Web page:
Gold star.jpeg

                    https://jaydeeautocables.com.au/prod...le-single-core

                    Originally posted by JAYDEE
                    SPECIFICATIONS

                    AMP Rating at 30°C: 103amp (JASO D609 derating factors apply)

                    Tycab Code: ABC111203

                    Nearest AWG: 6

                    Strand #/Size: 168/0.32

                    Nominal Area: 13.5mm²

                    Insulation Thickness: 1.1mm

                    Electrical Resistance at 20°C: 1.4ohm/km

                    Nominal O.D.: 7.2mm

                    Mass (kg/100m): 15.6

                    Conductor: OXYGEN FREE Plain Copper Wire to AS/NZS 1125

                    Insulation: V90 degrees Celsius PVC to AS/NZS 3808


                    DERATING FACTORS


                    Derating Factors for Bundling of Single Core Cables per JASO D609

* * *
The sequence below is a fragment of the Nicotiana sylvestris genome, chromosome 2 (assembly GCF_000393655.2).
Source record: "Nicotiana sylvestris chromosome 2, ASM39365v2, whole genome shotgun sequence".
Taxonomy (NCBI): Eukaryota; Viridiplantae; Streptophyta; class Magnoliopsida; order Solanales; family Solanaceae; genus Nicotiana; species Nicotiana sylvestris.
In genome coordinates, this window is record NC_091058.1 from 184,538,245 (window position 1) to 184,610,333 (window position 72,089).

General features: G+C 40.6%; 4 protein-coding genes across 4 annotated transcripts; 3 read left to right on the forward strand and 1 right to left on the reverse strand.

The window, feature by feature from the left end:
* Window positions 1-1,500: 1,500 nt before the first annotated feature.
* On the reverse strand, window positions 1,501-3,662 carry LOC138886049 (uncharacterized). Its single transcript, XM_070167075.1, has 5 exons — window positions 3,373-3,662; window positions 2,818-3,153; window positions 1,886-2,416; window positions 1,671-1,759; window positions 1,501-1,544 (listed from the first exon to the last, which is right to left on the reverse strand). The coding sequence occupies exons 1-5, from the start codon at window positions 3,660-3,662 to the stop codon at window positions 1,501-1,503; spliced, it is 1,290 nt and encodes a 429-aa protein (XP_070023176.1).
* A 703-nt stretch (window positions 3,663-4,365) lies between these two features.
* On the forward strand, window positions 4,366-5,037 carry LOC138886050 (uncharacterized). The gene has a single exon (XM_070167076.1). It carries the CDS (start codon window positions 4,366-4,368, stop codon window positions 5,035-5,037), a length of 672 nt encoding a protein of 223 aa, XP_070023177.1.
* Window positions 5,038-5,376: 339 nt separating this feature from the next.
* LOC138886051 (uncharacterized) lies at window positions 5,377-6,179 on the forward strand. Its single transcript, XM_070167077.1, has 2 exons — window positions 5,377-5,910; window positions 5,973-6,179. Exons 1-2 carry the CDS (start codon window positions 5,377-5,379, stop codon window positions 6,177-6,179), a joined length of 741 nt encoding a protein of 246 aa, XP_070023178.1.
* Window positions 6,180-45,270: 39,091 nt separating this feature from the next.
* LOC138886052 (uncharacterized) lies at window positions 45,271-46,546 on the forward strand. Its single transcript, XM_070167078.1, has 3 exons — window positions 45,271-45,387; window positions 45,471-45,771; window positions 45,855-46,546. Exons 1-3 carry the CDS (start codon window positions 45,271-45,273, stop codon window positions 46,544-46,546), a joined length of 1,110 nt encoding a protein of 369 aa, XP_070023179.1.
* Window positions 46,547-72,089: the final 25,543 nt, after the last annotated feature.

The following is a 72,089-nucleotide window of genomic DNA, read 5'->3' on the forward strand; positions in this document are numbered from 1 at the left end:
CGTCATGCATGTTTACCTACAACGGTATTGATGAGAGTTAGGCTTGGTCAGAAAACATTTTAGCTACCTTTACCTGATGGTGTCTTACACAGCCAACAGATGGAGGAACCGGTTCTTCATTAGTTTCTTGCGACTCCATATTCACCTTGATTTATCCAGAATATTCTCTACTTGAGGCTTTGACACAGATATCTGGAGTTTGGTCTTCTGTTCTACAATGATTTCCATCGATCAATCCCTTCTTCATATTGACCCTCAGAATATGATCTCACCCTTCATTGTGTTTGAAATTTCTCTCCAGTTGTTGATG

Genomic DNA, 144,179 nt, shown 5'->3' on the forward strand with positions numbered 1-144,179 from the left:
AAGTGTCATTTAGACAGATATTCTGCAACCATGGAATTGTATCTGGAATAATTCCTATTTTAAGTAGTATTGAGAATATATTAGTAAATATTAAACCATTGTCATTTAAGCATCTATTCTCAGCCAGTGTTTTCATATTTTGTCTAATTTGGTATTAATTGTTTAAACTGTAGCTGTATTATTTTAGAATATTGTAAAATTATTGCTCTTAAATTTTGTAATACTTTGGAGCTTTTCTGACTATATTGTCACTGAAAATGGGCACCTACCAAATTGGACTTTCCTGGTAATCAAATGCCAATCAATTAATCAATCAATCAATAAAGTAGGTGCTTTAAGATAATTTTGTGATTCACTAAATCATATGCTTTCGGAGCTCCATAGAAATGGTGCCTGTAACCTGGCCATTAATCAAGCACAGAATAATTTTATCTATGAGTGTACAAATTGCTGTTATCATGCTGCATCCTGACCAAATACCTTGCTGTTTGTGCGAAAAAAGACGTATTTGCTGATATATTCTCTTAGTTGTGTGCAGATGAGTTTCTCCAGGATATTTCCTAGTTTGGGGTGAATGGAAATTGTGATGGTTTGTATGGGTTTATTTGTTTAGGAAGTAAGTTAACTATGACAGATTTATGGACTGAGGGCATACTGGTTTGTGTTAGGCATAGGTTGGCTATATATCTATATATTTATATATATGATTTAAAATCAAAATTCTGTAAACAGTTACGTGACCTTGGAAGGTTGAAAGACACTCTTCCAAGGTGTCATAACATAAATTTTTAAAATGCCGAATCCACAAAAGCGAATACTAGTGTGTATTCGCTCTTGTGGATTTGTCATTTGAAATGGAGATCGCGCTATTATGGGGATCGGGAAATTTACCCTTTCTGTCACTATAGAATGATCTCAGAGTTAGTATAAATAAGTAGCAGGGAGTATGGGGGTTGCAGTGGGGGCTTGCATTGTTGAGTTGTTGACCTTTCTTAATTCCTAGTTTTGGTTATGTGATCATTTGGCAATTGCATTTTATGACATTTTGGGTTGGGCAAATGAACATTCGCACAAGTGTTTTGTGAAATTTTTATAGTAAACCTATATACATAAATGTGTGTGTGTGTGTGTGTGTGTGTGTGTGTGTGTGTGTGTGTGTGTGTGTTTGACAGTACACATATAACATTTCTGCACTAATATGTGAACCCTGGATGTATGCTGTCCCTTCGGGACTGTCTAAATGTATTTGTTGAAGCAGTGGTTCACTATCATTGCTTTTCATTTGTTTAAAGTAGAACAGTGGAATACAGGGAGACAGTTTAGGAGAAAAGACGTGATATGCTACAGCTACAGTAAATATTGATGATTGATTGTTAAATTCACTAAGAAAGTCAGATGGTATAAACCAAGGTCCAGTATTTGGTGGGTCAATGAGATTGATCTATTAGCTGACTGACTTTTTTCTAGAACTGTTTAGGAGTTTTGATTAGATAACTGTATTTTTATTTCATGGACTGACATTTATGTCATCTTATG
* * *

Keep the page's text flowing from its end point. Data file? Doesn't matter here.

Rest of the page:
As the number of cables bundled together increases, the current capacity of each cable in the bundle decreases as per the following chart.
                    Cable Bundle Qty = Derating Factor for 6 B&S
                    • 1 x Cable = 100% capacity (103amp)
                    • 2 x Cables = 80% capacity (82amp)
                    • 3 x Cables = 70% capacity (72amp)
                    • 4 x Cables = 60% capacity (62amp)
                    • 5 x Cables = 55% capacity (57amp)
                    • 6 x Cables = 50% capacity (52amp)
                    • 7 x Cables = 50% capacity (52amp)

                    Derating Factors for Ambient Temperatures °C per JASO D609